Economics: Not quite value-free

My Economics professor:

Class 1: “Economics is a value-free science.”

Class 5: Explains why she doesn’t like progressive income taxes, tells a story about why Ronald Reagan stopped making movies (because he would’ve been in a higher bracket), complains about how Warren Buffet makes her annoyed. “It’s violating your property rights!”

Don’t misunderstand me, Katherine Floros is a great Economics instructor and generally lots of fun. I just found the fact that she went from “value-free science!” to “property rights are awesome! Progressive income taxes suck!” in less than a week amusing. It’s cool, though.

Really enjoying how my Political Economy/Power and Money class is tying all sorts of things together. Floros used both the John Locke “justice” argument and the Adam Smith “efficiency” argument to support her leaning toward Classic Liberalism, which in the US is represented by small government conservatives.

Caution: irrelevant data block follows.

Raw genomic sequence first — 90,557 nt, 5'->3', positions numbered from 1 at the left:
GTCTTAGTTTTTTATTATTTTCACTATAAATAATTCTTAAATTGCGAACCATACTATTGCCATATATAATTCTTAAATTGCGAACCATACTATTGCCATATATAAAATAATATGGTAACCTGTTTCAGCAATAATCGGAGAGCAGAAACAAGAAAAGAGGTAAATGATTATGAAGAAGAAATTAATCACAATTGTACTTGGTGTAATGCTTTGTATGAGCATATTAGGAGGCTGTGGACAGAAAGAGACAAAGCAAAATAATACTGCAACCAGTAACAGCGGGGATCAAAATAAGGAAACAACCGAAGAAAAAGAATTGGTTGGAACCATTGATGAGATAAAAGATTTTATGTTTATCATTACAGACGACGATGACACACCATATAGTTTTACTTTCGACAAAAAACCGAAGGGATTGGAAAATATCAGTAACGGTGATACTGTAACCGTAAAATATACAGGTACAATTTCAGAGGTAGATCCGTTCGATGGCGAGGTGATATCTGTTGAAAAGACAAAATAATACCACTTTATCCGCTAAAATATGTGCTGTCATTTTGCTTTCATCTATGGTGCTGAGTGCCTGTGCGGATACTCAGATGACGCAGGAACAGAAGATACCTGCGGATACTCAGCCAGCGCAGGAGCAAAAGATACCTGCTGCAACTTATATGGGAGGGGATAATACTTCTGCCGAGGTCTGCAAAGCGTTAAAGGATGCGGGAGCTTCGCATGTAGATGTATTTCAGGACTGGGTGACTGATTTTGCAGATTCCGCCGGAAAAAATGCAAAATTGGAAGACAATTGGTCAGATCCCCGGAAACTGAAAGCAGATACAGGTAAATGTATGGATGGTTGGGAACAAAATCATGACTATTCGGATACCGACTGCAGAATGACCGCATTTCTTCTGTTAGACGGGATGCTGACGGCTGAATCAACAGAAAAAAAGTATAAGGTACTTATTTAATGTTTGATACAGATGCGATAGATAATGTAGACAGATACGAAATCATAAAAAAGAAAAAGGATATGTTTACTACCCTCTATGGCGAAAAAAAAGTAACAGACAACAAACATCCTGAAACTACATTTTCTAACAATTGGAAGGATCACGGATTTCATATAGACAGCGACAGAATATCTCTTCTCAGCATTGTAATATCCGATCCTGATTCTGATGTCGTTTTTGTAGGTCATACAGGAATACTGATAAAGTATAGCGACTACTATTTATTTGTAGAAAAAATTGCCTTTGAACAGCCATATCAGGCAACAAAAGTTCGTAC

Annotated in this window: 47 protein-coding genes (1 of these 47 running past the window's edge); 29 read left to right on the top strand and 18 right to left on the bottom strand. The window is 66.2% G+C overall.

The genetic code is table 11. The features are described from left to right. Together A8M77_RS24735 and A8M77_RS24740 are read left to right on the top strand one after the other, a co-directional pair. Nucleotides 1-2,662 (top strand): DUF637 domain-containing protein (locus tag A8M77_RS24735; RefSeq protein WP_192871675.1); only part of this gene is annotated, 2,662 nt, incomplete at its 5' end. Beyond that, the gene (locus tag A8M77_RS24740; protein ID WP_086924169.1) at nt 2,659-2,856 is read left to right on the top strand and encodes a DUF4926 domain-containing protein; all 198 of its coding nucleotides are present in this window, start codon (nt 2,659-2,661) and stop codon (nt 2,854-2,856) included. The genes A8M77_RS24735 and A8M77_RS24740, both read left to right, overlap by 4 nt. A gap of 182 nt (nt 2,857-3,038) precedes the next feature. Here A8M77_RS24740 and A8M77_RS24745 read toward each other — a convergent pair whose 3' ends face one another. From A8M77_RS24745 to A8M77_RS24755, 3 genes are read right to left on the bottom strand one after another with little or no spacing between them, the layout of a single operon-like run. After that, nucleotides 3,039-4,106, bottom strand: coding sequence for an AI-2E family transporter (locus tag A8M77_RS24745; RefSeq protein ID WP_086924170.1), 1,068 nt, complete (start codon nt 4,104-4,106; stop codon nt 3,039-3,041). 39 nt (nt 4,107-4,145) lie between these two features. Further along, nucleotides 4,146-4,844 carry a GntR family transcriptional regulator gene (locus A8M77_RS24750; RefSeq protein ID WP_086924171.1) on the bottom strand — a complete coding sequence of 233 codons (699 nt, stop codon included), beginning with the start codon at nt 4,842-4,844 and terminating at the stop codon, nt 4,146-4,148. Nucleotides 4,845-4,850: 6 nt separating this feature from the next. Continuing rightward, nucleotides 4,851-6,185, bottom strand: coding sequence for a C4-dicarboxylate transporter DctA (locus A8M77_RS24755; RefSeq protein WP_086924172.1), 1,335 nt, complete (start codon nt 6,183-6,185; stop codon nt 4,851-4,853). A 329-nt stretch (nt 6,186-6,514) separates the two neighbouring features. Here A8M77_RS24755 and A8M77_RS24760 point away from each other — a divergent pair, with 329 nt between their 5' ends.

The issue with the Lockean argument about the justness of property rights is that not all property rights were acquired justly in the past. So the injustice is built into the current system already – one reason I find the “efficiency” arguments for free markets much more compelling than the “fair” or “just” argument. Robert Nozick talks about this in his 1974 Anarchy, State, and Utopia. He acknowledged that poverty may be the result of past injustice and therefore government redistribution might be legitimately used to assist the poor. Most current offshoots of Classic Liberalism ignore this conclusion.

Of course, with the efficiency arguments you get into the problems of asymmetric information, imperfect competition, negative externalities… And so on.

Seriously though: Power and Money (POL_SC 4750) is the bestest. To all the Mizzou folks: If you’re looking to fill a non-Journalism upper division requirement you should TAKE THIS CLASS.

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